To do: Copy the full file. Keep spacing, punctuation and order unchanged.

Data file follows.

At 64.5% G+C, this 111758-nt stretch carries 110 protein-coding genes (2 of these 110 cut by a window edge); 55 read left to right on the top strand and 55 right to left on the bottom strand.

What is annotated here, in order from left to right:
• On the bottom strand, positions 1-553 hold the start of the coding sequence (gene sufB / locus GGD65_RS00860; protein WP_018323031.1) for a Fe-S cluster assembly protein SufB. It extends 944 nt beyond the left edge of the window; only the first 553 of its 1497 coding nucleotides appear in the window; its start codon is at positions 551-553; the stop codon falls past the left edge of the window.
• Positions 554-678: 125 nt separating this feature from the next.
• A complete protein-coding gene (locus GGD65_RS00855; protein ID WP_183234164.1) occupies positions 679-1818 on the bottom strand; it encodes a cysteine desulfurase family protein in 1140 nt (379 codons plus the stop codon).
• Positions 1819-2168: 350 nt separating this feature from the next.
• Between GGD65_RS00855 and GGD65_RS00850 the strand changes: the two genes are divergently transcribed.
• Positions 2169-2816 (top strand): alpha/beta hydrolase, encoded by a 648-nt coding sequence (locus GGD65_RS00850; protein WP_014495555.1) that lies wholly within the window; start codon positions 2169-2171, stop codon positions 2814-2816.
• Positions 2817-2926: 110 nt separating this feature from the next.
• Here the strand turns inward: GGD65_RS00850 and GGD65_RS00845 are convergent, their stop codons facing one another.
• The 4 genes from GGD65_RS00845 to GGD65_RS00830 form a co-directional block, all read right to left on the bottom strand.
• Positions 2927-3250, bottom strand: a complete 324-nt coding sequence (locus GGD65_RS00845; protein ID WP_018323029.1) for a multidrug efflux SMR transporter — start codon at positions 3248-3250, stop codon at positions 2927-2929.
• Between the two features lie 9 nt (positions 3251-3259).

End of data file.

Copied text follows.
At 64.5% G+C, this 111758-nt stretch carries 110 protein-coding genes (2 of these 110 cut by a window edge); 55 read left to right on the top strand and 55 right to left on the bottom strand.

What is annotated here, in order from left to right:
• On the bottom strand, positions 1-553 hold the start of the coding sequence (gene sufB / locus GGD65_RS00860; protein WP_018323031.1) for a Fe-S cluster assembly protein SufB. It extends 944 nt beyond the left edge of the window; only the first 553 of its 1497 coding nucleotides appear in the window; its start codon is at positions 551-553; the stop codon falls past the left edge of the window.
• Positions 554-678: 125 nt separating this feature from the next.
• A complete protein-coding gene (locus GGD65_RS00855; protein ID WP_183234164.1) occupies positions 679-1818 on the bottom strand; it encodes a cysteine desulfurase family protein in 1140 nt (379 codons plus the stop codon).
• Positions 1819-2168: 350 nt separating this feature from the next.
• Between GGD65_RS00855 and GGD65_RS00850 the strand changes: the two genes are divergently transcribed.
• Positions 2169-2816 (top strand): alpha/beta hydrolase, encoded by a 648-nt coding sequence (locus GGD65_RS00850; protein WP_014495555.1) that lies wholly within the window; start codon positions 2169-2171, stop codon positions 2814-2816.
• Positions 2817-2926: 110 nt separating this feature from the next.
• Here the strand turns inward: GGD65_RS00850 and GGD65_RS00845 are convergent, their stop codons facing one another.
• The 4 genes from GGD65_RS00845 to GGD65_RS00830 form a co-directional block, all read right to left on the bottom strand.
• Positions 2927-3250, bottom strand: a complete 324-nt coding sequence (locus GGD65_RS00845; protein ID WP_018323029.1) for a multidrug efflux SMR transporter — start codon at positions 3248-3250, stop codon at positions 2927-2929.
• Between the two features lie 9 nt (positions 3251-3259).